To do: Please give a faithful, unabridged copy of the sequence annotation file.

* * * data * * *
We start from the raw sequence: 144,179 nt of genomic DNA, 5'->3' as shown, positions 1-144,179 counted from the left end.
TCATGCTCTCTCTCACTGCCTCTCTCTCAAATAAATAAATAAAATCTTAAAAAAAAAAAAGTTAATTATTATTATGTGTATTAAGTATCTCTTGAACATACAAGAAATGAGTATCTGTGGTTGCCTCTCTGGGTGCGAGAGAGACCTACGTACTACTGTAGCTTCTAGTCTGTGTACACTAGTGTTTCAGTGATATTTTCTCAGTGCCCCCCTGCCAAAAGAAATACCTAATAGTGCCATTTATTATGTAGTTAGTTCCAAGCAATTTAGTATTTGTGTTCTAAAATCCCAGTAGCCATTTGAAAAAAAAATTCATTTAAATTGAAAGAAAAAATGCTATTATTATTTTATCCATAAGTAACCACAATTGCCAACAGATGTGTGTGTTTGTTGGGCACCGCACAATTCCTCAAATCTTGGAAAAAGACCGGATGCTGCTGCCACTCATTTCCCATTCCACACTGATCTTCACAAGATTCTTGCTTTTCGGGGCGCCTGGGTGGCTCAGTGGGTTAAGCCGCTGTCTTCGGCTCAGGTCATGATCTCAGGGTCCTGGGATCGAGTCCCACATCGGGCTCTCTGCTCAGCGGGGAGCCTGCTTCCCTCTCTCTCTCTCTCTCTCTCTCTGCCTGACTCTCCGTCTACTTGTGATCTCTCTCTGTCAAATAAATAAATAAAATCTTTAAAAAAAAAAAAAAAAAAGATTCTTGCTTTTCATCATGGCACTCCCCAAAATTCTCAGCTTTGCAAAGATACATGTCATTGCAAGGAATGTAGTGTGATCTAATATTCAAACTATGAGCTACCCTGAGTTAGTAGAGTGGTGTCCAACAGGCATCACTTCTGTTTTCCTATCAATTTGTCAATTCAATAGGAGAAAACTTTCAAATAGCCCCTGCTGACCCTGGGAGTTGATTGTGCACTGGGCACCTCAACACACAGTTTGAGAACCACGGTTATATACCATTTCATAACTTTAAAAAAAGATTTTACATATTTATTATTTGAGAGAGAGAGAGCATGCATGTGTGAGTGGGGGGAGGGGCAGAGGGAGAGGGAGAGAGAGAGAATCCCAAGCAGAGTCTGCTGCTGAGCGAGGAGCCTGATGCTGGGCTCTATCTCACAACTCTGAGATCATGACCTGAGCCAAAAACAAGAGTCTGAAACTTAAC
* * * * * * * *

We start from the raw sequence: 144,179 nt of genomic DNA, 5'->3' as shown, positions 1-144,179 counted from the left end.
TCATGCTCTCTCTCACTGCCTCTCTCTCAAATAAATAAATAAAATCTTAAAAAAAAAAAAGTTAATTATTATTATGTGTATTAAGTATCTCTTGAACATACAAGAAATGAGTATCTGTGGTTGCCTCTCTGGGTGCGAGAGAGACCTACGTACTACTGTAGCTTCTAGTCTGTGTACACTAGTGTTTCAGTGATATTTTCTCAGTGCCCCCCTGCCAAAAGAAATACCTAATAGTGCCATTTATTATGTAGTTAGTTCCAAGCAATTTAGTATTTGTGTTCTAAAATCCCAGTAGCCATTTGAAAAAAAAATTCATTTAAATTGAAAGAAAAAATGCTATTATTATTTTATCCATAAGTAACCACAATTGCCAACAGATGTGTGTGTTTGTTGGGCACCGCACAATTCCTCAAATCTTGGAAAAAGACCGGATGCTGCTGCCACTCATTTCCCATTCCACACTGATCTTCACAAGATTCTTGCTTTTCGGGGCGCCTGGGTGGCTCAGTGGGTTAAGCCGCTGTCTTCGGCTCAGGTCATGATCTCAGGGTCCTGGGATCGAGTCCCACATCGGGCTCTCTGCTCAGCGGGGAGCCTGCTTCCCTCTCTCTCTCTCTCTCTCTCTCTGCCTGACTCTCCGTCTACTTGTGATCTCTCTCTGTCAAATAAATAAATAAAATCTTTAAAAAAAAAAAAAAAAAAGATTCTTGCTTTTCATCATGGCACTCCCCAAAATTCTCAGCTTTGCAAAGATACATGTCATTGCAAGGAATGTAGTGTGATCTAATATTCAAACTATGAGCTACCCTGAGTTAGTAGAGTGGTGTCCAACAGGCATCACTTCTGTTTTCCTATCAATTTGTCAATTCAATAGGAGAAAACTTTCAAATAGCCCCTGCTGACCCTGGGAGTTGATTGTGCACTGGGCACCTCAACACACAGTTTGAGAACCACGGTTATATACCATTTCATAACTTTAAAAAAAGATTTTACATATTTATTATTTGAGAGAGAGAGAGCATGCATGTGTGAGTGGGGGGAGGGGCAGAGGGAGAGGGAGAGAGAGAGAATCCCAAGCAGAGTCTGCTGCTGAGCGAGGAGCCTGATGCTGGGCTCTATCTCACAACTCTGAGATCATGACCTGAGCCAAAAACAAGAGTCTGAAACTTAAC